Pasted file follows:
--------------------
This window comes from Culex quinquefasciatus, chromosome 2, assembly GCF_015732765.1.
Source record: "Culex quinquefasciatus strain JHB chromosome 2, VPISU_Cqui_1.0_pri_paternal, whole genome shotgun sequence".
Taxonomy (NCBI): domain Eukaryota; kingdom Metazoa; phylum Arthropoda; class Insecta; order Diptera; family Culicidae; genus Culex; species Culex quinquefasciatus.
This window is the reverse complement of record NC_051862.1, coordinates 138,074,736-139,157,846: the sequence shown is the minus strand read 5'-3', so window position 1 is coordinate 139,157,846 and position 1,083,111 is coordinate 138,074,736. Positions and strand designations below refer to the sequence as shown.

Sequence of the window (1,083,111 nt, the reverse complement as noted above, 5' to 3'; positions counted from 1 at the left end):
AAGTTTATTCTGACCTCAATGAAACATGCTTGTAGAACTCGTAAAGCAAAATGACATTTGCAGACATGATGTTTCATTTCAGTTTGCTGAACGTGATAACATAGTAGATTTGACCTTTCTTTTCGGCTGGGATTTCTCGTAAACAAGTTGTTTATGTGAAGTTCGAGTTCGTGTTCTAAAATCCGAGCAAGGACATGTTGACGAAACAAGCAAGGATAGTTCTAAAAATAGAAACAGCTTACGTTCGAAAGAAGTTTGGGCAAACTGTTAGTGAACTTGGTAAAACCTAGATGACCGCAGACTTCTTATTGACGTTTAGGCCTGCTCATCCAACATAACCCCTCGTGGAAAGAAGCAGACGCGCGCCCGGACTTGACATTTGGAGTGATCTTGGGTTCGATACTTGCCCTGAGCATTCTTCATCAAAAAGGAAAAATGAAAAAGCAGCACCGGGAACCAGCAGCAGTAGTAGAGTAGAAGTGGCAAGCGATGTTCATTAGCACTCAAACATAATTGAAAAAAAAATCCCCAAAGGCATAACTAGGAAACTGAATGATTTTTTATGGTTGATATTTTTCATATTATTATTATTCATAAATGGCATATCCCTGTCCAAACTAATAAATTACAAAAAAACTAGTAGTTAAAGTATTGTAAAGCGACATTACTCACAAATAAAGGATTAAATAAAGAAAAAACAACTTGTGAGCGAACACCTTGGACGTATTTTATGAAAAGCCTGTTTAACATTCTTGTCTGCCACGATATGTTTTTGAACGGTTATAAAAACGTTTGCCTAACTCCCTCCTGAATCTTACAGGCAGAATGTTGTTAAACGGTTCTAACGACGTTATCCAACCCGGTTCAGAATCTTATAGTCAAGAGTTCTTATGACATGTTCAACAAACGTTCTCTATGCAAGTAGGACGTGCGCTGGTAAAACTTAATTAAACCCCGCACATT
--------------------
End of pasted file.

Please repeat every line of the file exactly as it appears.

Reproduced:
This window comes from Culex quinquefasciatus, chromosome 2, assembly GCF_015732765.1.
Source record: "Culex quinquefasciatus strain JHB chromosome 2, VPISU_Cqui_1.0_pri_paternal, whole genome shotgun sequence".
Taxonomy (NCBI): domain Eukaryota; kingdom Metazoa; phylum Arthropoda; class Insecta; order Diptera; family Culicidae; genus Culex; species Culex quinquefasciatus.
This window is the reverse complement of record NC_051862.1, coordinates 138,074,736-139,157,846: the sequence shown is the minus strand read 5'-3', so window position 1 is coordinate 139,157,846 and position 1,083,111 is coordinate 138,074,736. Positions and strand designations below refer to the sequence as shown.

Sequence of the window (1,083,111 nt, the reverse complement as noted above, 5' to 3'; positions counted from 1 at the left end):
AAGTTTATTCTGACCTCAATGAAACATGCTTGTAGAACTCGTAAAGCAAAATGACATTTGCAGACATGATGTTTCATTTCAGTTTGCTGAACGTGATAACATAGTAGATTTGACCTTTCTTTTCGGCTGGGATTTCTCGTAAACAAGTTGTTTATGTGAAGTTCGAGTTCGTGTTCTAAAATCCGAGCAAGGACATGTTGACGAAACAAGCAAGGATAGTTCTAAAAATAGAAACAGCTTACGTTCGAAAGAAGTTTGGGCAAACTGTTAGTGAACTTGGTAAAACCTAGATGACCGCAGACTTCTTATTGACGTTTAGGCCTGCTCATCCAACATAACCCCTCGTGGAAAGAAGCAGACGCGCGCCCGGACTTGACATTTGGAGTGATCTTGGGTTCGATACTTGCCCTGAGCATTCTTCATCAAAAAGGAAAAATGAAAAAGCAGCACCGGGAACCAGCAGCAGTAGTAGAGTAGAAGTGGCAAGCGATGTTCATTAGCACTCAAACATAATTGAAAAAAAAATCCCCAAAGGCATAACTAGGAAACTGAATGATTTTTTATGGTTGATATTTTTCATATTATTATTATTCATAAATGGCATATCCCTGTCCAAACTAATAAATTACAAAAAAACTAGTAGTTAAAGTATTGTAAAGCGACATTACTCACAAATAAAGGATTAAATAAAGAAAAAACAACTTGTGAGCGAACACCTTGGACGTATTTTATGAAAAGCCTGTTTAACATTCTTGTCTGCCACGATATGTTTTTGAACGGTTATAAAAACGTTTGCCTAACTCCCTCCTGAATCTTACAGGCAGAATGTTGTTAAACGGTTCTAACGACGTTATCCAACCCGGTTCAGAATCTTATAGTCAAGAGTTCTTATGACATGTTCAACAAACGTTCTCTATGCAAGTAGGACGTGCGCTGGTAAAACTTAATTAAACCCCGCACATT